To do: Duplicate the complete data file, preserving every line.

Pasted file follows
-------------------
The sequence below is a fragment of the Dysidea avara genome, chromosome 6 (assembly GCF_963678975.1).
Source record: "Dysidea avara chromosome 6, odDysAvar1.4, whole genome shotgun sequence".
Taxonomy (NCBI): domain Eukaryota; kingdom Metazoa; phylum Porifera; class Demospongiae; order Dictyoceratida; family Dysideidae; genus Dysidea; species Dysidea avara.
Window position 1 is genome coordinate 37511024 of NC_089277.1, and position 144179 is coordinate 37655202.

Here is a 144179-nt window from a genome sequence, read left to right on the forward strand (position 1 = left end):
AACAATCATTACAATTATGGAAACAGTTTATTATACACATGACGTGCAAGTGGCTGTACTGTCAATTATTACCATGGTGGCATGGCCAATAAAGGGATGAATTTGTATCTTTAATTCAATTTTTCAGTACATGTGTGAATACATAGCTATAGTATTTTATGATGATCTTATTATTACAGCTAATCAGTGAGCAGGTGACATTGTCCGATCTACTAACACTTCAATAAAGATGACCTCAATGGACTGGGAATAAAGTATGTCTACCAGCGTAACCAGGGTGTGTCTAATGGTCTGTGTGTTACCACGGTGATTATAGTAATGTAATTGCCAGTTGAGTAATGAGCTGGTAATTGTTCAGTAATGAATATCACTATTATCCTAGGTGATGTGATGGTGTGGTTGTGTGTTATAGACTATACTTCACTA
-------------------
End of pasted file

The sequence below is a fragment of the Dysidea avara genome, chromosome 6 (assembly GCF_963678975.1).
Source record: "Dysidea avara chromosome 6, odDysAvar1.4, whole genome shotgun sequence".
Taxonomy (NCBI): domain Eukaryota; kingdom Metazoa; phylum Porifera; class Demospongiae; order Dictyoceratida; family Dysideidae; genus Dysidea; species Dysidea avara.
Window position 1 is genome coordinate 37511024 of NC_089277.1, and position 144179 is coordinate 37655202.

Here is a 144179-nt window from a genome sequence, read left to right on the forward strand (position 1 = left end):
AACAATCATTACAATTATGGAAACAGTTTATTATACACATGACGTGCAAGTGGCTGTACTGTCAATTATTACCATGGTGGCATGGCCAATAAAGGGATGAATTTGTATCTTTAATTCAATTTTTCAGTACATGTGTGAATACATAGCTATAGTATTTTATGATGATCTTATTATTACAGCTAATCAGTGAGCAGGTGACATTGTCCGATCTACTAACACTTCAATAAAGATGACCTCAATGGACTGGGAATAAAGTATGTCTACCAGCGTAACCAGGGTGTGTCTAATGGTCTGTGTGTTACCACGGTGATTATAGTAATGTAATTGCCAGTTGAGTAATGAGCTGGTAATTGTTCAGTAATGAATATCACTATTATCCTAGGTGATGTGATGGTGTGGTTGTGTGTTATAGACTATACTTCACTA